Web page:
MMTers would have hiked taxes hard over the last three years

The last three years or so have seen the death of Modern Monetary Theory (MMT). This is a theory that starts with a banal observation — that a government that issues the currency its debts are denominated in need never (technically) go bankrupt — and claims that this offers the philosopher’s stone of economics, the fabled “free lunch”: we can just print whatever money we need to cover our budget deficits.

Of course, just printing money in vast quantities raises concerns about inflation. And, in fairness to MMTers, they acknowledged this. In her book The Deficit Myth: Modern Monetary Theory and the Birth of the People’s Economy, economist Stephanie Kelton argued:

Just because there are no financial constraints on the federal budget doesn’t mean there aren’t real limits to what the government can (and should) do. Every economy has its own internal speed limit, regulated by the availability of our real productive resources— the state of technology and the quantity and quality of its land, workers, factories, machine, and other materials. If the government tries to spend too much into an economy that’s already running at full speed, inflation will accelerate. There are limits. [Emphasis added]

This, of course, is exactly what happened. When COVID-19 hit, the federal government borrowed big and the Federal Reserve printed big, using the new money to buy government debt and keep the government’s borrowing costs down. This tidal wave of new cash is the cause of our recent inflation. As this money growth has slowed so has the rate of inflation.

While MMT tells us not to worry about deficits, it does tell us to worry about inflation. According to Kelton:

A deficit is only evidence of overspending if it sparks inflation.

Finally, the federal government has historically almost always kept its deficit too small. Yes, too small! Evidence of a deficit that is too small is unemployment. Of course, MMT recognizes that deficits can also be too big. But Senator Enzi had it all wrong. A fiscal deficit isn’t evidence of overspending. For evidence of overspending, we must think of inflation.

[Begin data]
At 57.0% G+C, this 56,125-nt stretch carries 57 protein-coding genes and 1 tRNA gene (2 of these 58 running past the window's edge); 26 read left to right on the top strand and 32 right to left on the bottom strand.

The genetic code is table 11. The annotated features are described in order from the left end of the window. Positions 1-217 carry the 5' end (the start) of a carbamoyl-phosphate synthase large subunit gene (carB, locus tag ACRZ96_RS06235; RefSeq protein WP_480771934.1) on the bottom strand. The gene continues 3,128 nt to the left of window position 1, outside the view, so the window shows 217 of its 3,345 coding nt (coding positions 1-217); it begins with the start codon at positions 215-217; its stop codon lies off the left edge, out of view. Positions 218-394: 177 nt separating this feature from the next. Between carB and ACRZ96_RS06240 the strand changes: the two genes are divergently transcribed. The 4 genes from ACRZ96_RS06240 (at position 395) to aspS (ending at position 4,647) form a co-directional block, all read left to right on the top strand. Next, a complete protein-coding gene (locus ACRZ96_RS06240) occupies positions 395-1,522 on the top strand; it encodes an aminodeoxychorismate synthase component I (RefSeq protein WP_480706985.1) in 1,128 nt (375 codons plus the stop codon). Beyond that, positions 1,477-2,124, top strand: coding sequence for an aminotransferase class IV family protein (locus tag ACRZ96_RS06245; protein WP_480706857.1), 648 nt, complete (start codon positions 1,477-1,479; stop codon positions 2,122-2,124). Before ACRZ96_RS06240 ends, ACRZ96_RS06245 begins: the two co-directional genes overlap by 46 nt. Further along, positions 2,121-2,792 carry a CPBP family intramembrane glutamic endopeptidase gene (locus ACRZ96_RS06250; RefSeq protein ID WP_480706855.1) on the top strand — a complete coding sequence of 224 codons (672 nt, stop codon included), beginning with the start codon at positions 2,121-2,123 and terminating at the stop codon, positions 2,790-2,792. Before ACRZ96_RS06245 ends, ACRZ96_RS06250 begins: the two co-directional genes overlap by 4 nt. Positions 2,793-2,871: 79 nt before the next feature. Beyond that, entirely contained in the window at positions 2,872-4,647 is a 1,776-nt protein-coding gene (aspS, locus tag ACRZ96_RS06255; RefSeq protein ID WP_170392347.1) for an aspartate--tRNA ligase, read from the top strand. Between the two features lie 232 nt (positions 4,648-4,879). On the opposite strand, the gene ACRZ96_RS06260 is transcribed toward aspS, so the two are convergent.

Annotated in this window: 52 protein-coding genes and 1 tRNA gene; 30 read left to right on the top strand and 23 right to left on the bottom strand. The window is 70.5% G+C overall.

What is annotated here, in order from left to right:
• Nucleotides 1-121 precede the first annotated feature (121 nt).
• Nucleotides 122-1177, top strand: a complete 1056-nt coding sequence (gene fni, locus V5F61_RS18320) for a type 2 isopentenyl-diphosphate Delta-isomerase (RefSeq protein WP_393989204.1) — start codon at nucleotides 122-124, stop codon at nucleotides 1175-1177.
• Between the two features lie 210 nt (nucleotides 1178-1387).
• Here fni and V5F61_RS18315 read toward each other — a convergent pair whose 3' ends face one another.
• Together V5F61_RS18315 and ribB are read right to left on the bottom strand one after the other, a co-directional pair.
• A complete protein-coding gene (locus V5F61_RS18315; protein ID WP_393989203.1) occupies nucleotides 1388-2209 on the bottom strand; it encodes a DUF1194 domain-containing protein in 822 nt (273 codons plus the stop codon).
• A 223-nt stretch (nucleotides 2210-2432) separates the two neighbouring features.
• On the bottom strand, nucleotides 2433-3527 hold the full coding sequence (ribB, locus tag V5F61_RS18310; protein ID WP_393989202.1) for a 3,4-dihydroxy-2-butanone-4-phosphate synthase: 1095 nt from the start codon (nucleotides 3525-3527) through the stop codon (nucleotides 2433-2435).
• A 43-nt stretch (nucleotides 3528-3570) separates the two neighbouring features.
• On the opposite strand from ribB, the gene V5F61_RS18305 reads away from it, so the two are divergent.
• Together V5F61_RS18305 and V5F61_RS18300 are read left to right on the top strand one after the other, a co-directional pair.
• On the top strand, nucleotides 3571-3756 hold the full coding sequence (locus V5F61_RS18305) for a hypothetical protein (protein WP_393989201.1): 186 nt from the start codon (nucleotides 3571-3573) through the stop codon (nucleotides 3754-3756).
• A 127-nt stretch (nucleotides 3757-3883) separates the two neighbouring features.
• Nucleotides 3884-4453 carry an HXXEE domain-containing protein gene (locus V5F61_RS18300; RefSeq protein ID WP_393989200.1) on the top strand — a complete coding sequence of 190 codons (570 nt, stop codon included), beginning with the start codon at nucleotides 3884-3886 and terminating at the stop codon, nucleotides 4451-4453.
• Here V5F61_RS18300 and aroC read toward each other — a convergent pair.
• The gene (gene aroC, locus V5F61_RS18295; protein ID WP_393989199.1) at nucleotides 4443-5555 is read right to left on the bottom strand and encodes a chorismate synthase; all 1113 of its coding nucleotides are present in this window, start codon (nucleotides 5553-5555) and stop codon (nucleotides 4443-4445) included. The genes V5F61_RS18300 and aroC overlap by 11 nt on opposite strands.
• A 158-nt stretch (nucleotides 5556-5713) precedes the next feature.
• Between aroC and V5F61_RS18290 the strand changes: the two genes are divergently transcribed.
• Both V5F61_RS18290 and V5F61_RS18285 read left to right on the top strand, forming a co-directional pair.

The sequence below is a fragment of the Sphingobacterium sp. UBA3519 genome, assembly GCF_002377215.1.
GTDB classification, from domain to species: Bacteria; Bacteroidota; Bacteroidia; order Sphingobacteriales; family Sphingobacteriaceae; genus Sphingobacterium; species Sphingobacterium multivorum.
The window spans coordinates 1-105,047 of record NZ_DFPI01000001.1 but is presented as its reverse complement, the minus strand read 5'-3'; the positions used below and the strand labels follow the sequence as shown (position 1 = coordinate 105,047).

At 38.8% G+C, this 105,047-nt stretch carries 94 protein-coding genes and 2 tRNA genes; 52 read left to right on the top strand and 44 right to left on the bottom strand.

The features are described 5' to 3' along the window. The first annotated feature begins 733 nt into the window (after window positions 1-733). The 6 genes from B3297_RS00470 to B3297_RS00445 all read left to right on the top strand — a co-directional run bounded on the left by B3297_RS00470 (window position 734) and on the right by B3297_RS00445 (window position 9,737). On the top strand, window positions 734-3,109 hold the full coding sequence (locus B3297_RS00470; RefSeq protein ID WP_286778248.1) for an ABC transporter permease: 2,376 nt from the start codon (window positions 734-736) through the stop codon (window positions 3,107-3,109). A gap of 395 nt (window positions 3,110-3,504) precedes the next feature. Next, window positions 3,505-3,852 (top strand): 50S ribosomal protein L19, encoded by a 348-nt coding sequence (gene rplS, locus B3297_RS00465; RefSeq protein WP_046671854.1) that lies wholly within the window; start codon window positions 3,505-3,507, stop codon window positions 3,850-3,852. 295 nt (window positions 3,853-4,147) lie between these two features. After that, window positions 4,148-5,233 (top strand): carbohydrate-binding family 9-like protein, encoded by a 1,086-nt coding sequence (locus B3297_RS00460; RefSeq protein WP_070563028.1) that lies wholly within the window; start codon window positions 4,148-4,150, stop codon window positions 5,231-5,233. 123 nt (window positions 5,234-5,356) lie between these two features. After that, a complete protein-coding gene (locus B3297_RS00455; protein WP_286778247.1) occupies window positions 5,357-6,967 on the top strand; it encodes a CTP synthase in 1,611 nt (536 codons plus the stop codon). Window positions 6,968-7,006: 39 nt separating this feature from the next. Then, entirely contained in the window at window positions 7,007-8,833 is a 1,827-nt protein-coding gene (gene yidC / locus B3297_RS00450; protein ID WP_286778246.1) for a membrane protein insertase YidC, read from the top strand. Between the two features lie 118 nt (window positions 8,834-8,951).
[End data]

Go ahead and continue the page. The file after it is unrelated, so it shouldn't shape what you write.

If MMTers recognized the dangers of inflation, what was their proposed remedy? What would they have been doing since early 2020 to get the rate of inflation down? They would have been hiking taxes, and hard.

Here, Kelton draws on the work of Abba P. Lerner:

To maintain full employment and keep inflation low, Lerner wanted the government to keep constant watch on the economy. If something happened to move the economy out of balance, Lerner wanted to the government to respond with a fiscal adjustment, either changing taxes or altering government spending.

If inflation began to creep up, Lerner believed that Congress could respond by raising taxes or cutting back its own expenditures.

Kelton spends much more time talking about how fiscal policy can be used to boost a flagging economy, defined as one with high unemployment, than she does outlining how it might cool an overheating one, defined as one with a high rate of inflation. This is understandable; when you have told people you can free them from fiscal restraints, it can’t be much fun to have clamp those restraints back on after all. But then MMT always was juvenile and irresponsible.

It is clear from Kelton’s book, however, that if she had been in a position of responsible policymaking over the last three years, as the year-over-year inflation rate rose from 0.2% to 8.9%, she would have been advocating “raising taxes or cutting back…expenditures” — “austerity,” in other words.